• Pay attention to graphics as well as text. Photographs, diagrams, flow charts, tables, and other graphics can help make abstract ideas more concrete and understandable.
  • Understand the text in context. Understanding context means thinking about who wrote the text, when and where it was written, the author’s purpose for writing it, and what assumptions or agendas influenced the author’s ideas. For instance, two writers might both address the subject of health care reform, but if one article is an opinion piece and one is a news story, the context is different.
  • Plan to talk or write about what you read. Jot down a few questions or comments in your notebook so you can bring them up in class. (This also gives you a source of topic ideas for papers and presentations later in the semester.) Discuss the reading on a class discussion board or blog about it.

As Crystal began her first semester of elementary education courses, she occasionally felt lost in a sea of new terms and theories about teaching and child development. She found that it helped to relate the reading to her personal observations of her son and other kids she knew.

Writing at Work

Many college courses require students to participate in interactive online components, such as a discussion forum, a page on a social networking site, or a class blog. These tools are a great way to reinforce learning. Do not be afraid to be the student who starts the discussion.

Remember that when you interact with other students and teachers online, you need to project a mature, professional image. You may be able to use an informal, conversational tone, but complaining about the work load, using off-color language, or “flaming” other participants is inappropriate.

Active reading can benefit you in ways that go beyond just earning good grades. By practicing these strategies, you will find yourself more interested in your courses and better able to relate your academic work to the rest of your life. Being an interested, engaged student also helps you form lasting connections with your instructors and with other students that can be personally and professionally valuable. In short, it helps you get the most out of your education.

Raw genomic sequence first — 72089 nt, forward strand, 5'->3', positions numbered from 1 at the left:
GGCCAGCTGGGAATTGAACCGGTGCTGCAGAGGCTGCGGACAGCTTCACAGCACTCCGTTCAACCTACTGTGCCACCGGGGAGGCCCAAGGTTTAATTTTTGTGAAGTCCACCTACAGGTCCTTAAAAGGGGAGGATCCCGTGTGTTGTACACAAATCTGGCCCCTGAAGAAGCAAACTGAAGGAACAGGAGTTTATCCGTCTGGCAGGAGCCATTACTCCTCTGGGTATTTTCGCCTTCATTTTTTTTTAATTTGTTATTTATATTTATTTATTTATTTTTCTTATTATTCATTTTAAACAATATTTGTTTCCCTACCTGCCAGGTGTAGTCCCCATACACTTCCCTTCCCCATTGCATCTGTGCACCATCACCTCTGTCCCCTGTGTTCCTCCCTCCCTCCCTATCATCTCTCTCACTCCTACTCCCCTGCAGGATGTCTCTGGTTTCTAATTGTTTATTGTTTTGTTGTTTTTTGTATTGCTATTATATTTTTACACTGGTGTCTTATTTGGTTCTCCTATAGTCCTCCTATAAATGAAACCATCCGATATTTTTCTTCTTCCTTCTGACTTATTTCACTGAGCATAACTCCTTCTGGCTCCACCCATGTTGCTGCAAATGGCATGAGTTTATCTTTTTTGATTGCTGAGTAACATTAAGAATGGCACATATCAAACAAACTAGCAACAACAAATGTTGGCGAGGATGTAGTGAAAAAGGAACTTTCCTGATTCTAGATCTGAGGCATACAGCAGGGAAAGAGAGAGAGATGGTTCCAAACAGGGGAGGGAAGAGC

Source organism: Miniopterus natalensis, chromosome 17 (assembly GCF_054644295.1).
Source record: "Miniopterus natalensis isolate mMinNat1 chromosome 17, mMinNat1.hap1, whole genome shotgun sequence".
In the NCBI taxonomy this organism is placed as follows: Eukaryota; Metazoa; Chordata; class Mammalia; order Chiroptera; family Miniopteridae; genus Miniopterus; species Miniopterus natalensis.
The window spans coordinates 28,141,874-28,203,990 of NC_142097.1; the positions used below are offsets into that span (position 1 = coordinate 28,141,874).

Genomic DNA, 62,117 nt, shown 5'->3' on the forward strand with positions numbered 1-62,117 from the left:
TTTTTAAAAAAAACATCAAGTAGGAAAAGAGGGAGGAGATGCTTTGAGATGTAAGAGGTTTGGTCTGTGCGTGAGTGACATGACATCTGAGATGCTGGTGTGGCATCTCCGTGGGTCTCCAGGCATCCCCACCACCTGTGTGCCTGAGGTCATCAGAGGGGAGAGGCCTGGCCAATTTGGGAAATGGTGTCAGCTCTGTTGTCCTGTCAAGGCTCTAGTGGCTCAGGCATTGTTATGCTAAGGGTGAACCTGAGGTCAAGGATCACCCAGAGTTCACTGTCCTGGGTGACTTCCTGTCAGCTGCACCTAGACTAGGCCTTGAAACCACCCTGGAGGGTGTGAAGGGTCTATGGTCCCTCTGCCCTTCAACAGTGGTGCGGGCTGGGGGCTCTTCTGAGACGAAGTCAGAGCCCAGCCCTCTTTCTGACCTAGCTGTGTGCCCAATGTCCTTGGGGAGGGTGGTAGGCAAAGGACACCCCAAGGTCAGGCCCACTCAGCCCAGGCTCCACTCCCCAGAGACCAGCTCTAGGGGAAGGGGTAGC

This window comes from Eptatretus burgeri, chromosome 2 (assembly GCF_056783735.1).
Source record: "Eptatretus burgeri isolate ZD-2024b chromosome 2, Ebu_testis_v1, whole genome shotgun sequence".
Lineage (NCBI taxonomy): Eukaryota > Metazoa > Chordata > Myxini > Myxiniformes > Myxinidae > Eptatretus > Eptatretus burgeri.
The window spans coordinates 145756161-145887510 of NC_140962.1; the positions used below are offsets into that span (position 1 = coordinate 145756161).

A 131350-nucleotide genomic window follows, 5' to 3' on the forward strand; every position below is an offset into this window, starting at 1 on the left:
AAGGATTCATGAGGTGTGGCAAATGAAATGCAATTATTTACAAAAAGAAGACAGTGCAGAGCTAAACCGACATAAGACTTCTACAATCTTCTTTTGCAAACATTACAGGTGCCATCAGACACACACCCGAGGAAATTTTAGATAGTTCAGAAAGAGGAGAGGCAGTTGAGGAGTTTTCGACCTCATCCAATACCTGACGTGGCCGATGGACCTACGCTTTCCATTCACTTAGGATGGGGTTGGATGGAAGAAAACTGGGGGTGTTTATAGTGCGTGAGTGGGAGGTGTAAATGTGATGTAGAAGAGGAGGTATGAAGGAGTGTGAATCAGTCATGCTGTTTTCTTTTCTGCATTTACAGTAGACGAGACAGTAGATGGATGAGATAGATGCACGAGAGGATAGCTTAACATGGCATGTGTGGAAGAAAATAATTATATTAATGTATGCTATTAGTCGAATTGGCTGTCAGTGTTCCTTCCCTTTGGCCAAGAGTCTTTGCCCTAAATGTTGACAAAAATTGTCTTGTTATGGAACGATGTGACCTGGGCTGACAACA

Common Writing Assignments

College writing assignments serve a different purpose than the typical writing assignments you completed in high school. In high school, teachers generally focus on teaching you to write in a variety of modes and formats, including personal writing, expository writing, research papers, creative writing, and writing short answers and essays for exams. Over time, these assignments help you build a foundation of writing skills.

In college, many instructors will expect you to already have that foundation.

Your college composition courses will focus on writing for its own sake, helping you make the transition to college-level writing assignments. However, in most other college courses, writing assignments serve a different purpose. In those courses, you may use writing as one tool among many for learning how to think about a particular academic discipline.

Additionally, certain assignments teach you how to meet the expectations for professional writing in a given field. Depending on the class, you might be asked to write a lab report, a case study, a literary analysis, a business plan, or an account of a personal interview. You will need to learn and follow the standard conventions for those types of written products.

Finally, personal and creative writing assignments are less common in college than in high school. College courses emphasize expository writing, writing that explains or informs. Often expository writing assignments will incorporate outside research, too. Some classes will also require persuasive writing assignments in which you state and support your position on an issue. College instructors will hold you to a higher standard when it comes to supporting your ideas with reasons and evidence.

Table 1.2 “Common Types of College Writing Assignments” lists some of the most common types of college writing assignments. It includes minor, less formal assignments as well as major ones. Which specific assignments you encounter will depend on the courses you take and the learning objectives developed by your instructors.

Table 1.2 Common Types of College Writing Assignments


Part of managing your education is communicating well with others at your university. For instance, you might need to e-mail your instructor to request an office appointment or explain why you will need to miss a class. You might need to contact administrators with questions about your tuition or financial aid. Later, you might ask instructors to write recommendations on your behalf.